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Effect Of Other Cancer Therapies
The newer targeted therapies for cancer don’t usually cause total hair loss like chemotherapy drugs but can result in changes such as thinning of the hair and dryness, as well as changes in texture similar to chemo curls. Some targeted therapies may also affect the pigmentation of hair, often causing the hair to become darker.
Some of the targeted therapies that have been linked with hair changes or hair loss include:
- Cyclin-dependent kinase 4/6 inhibitors such as Ibrance , Kisqali , and Verzenio
- VEGF inhibitors such as Nexavar
- BRAF inhibitors such as Zelboraf and Tafinlar
- Bcr/Abl inhibitors such as Tasigna and Gleevec
Some of the hormonal therapies commonly used for breast cancer have been associated with thinning of the hair for some people. Unlike chemotherapy, people may be using the drug for many months or even years before they notice the changes in their hair. Hormonal therapies more often linked to hair loss include:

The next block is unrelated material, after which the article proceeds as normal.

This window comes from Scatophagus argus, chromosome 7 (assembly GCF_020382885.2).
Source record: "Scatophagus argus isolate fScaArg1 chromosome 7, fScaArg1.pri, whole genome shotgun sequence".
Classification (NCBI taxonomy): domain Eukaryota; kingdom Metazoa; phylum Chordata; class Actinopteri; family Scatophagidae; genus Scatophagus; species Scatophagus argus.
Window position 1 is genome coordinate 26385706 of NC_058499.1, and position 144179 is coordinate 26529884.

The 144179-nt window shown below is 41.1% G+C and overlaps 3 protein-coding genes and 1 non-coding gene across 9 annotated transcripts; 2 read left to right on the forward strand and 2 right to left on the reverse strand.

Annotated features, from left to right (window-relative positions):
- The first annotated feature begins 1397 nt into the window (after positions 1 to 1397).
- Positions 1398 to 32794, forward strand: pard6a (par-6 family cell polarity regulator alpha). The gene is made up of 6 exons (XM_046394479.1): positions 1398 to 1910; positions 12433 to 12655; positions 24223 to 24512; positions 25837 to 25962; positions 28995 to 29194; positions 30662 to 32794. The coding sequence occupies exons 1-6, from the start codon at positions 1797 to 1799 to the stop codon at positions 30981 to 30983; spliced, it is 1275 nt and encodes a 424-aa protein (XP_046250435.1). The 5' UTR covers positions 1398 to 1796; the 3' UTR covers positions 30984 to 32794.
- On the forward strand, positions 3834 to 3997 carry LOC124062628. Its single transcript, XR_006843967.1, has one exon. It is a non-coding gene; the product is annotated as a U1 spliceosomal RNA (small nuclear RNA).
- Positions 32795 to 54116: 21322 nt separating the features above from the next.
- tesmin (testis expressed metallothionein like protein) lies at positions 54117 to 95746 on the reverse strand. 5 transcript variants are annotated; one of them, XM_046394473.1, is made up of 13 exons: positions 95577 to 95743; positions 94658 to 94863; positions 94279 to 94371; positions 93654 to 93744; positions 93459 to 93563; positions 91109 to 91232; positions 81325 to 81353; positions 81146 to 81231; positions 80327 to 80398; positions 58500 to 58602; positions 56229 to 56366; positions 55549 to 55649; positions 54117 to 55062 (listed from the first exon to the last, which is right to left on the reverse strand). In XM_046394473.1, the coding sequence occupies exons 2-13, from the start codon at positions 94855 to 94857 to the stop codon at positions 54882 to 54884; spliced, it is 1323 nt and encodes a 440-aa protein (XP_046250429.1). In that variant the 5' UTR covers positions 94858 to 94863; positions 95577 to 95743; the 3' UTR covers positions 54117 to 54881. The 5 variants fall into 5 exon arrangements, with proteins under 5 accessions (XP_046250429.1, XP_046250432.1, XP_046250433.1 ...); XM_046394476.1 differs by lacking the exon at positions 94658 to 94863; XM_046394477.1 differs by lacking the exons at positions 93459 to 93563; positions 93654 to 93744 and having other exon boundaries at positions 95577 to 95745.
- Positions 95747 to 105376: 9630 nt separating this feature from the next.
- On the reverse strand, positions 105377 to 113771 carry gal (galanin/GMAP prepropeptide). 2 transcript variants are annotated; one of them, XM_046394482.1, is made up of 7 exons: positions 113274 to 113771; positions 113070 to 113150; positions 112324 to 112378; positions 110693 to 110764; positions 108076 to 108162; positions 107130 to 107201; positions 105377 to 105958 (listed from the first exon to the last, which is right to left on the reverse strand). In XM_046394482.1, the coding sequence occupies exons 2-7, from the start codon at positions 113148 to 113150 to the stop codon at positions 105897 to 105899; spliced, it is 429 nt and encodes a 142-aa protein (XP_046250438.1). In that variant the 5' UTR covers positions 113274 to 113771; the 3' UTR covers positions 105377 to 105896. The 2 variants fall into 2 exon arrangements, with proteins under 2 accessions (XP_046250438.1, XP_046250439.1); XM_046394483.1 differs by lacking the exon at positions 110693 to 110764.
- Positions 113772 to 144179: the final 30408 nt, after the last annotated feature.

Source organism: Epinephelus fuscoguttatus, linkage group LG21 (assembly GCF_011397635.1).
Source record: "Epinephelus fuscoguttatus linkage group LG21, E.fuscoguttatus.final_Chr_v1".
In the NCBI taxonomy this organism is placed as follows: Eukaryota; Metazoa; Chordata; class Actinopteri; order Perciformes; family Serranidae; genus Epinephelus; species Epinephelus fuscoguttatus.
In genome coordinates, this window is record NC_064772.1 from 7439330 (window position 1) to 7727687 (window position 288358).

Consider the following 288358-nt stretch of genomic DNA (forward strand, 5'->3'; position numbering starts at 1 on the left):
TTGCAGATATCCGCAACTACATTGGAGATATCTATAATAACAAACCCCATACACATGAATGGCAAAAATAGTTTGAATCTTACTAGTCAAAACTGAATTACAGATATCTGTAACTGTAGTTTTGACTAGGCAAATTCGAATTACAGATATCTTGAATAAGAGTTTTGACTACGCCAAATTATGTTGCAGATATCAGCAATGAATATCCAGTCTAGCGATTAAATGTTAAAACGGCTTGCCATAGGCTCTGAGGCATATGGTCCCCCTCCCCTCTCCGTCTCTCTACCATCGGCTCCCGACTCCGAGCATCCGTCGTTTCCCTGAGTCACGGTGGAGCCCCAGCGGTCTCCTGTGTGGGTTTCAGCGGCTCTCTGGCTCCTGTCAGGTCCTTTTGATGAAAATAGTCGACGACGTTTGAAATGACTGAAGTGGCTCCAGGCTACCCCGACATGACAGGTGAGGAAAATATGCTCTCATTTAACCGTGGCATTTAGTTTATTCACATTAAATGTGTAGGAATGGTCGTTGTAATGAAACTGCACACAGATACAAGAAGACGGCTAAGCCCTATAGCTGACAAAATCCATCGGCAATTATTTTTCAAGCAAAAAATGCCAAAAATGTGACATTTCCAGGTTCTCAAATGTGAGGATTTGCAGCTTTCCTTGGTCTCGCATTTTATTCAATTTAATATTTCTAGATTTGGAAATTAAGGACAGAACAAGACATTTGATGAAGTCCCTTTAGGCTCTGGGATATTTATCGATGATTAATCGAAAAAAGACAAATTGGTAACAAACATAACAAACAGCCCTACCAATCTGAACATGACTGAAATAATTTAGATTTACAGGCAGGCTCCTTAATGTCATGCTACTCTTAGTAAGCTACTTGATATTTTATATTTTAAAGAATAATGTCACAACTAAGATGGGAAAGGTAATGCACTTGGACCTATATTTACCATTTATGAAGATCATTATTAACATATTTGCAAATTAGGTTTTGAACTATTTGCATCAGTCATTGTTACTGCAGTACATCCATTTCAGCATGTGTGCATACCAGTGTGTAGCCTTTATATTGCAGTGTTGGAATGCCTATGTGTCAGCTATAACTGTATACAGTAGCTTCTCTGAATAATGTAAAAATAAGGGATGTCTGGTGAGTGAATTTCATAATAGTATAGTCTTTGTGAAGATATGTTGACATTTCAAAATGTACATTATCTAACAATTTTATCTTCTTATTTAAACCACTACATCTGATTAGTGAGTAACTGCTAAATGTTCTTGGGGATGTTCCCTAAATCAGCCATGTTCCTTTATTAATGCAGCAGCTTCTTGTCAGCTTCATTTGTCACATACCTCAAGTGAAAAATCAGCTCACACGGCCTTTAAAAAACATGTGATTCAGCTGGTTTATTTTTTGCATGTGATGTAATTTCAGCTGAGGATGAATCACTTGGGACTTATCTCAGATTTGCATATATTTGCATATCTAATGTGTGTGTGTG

- Aromatase inhibitors: Hair loss appears to be more common with Arimidex and Femara than with Aromasin .
Immunotherapy drugs for cancer, at least checkpoint inhibitors, do not usually cause hair loss, though oftentimes these drugs are used along with chemotherapy. Researchers are looking at ways of harnessing the gene involved in autoimmune alopecia to improve the effectiveness of chemotherapy.
Here Are Some Medications That May Cause Hair Loss:
– Blood pressure medications
– Drugs that suppress the immune system
– Epilepsy drugs
– Chemotherapy medications
– Parkinson’s disease drugs
Note that there are other medications that may cause hair loss, which are not presented in the list above.
Heres a list of medications that could cause hair loss or hair thinning
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How To Diagnose Drug Induced Hair Loss